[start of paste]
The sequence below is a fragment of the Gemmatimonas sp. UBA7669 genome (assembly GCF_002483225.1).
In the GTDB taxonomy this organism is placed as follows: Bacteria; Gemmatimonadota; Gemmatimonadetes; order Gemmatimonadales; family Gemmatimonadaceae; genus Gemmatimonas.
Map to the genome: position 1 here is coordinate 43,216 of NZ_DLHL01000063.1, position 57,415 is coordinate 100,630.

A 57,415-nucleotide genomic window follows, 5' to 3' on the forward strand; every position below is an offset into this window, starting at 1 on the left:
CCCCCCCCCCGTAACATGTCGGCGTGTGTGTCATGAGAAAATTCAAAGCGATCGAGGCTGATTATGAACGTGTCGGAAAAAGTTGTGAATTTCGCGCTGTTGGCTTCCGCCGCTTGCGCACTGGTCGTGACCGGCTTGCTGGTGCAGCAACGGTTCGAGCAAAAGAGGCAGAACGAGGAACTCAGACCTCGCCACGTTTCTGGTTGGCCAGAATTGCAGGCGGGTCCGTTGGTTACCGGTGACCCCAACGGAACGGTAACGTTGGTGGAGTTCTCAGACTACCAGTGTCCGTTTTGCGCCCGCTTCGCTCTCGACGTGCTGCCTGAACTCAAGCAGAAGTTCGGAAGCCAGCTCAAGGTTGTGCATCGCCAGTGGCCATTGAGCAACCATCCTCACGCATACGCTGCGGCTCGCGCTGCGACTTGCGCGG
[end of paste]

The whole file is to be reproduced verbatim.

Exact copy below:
The sequence below is a fragment of the Gemmatimonas sp. UBA7669 genome (assembly GCF_002483225.1).
In the GTDB taxonomy this organism is placed as follows: Bacteria; Gemmatimonadota; Gemmatimonadetes; order Gemmatimonadales; family Gemmatimonadaceae; genus Gemmatimonas.
Map to the genome: position 1 here is coordinate 43,216 of NZ_DLHL01000063.1, position 57,415 is coordinate 100,630.

A 57,415-nucleotide genomic window follows, 5' to 3' on the forward strand; every position below is an offset into this window, starting at 1 on the left:
CCCCCCCCCCGTAACATGTCGGCGTGTGTGTCATGAGAAAATTCAAAGCGATCGAGGCTGATTATGAACGTGTCGGAAAAAGTTGTGAATTTCGCGCTGTTGGCTTCCGCCGCTTGCGCACTGGTCGTGACCGGCTTGCTGGTGCAGCAACGGTTCGAGCAAAAGAGGCAGAACGAGGAACTCAGACCTCGCCACGTTTCTGGTTGGCCAGAATTGCAGGCGGGTCCGTTGGTTACCGGTGACCCCAACGGAACGGTAACGTTGGTGGAGTTCTCAGACTACCAGTGTCCGTTTTGCGCCCGCTTCGCTCTCGACGTGCTGCCTGAACTCAAGCAGAAGTTCGGAAGCCAGCTCAAGGTTGTGCATCGCCAGTGGCCATTGAGCAACCATCCTCACGCATACGCTGCGGCTCGCGCTGCGACTTGCGCGG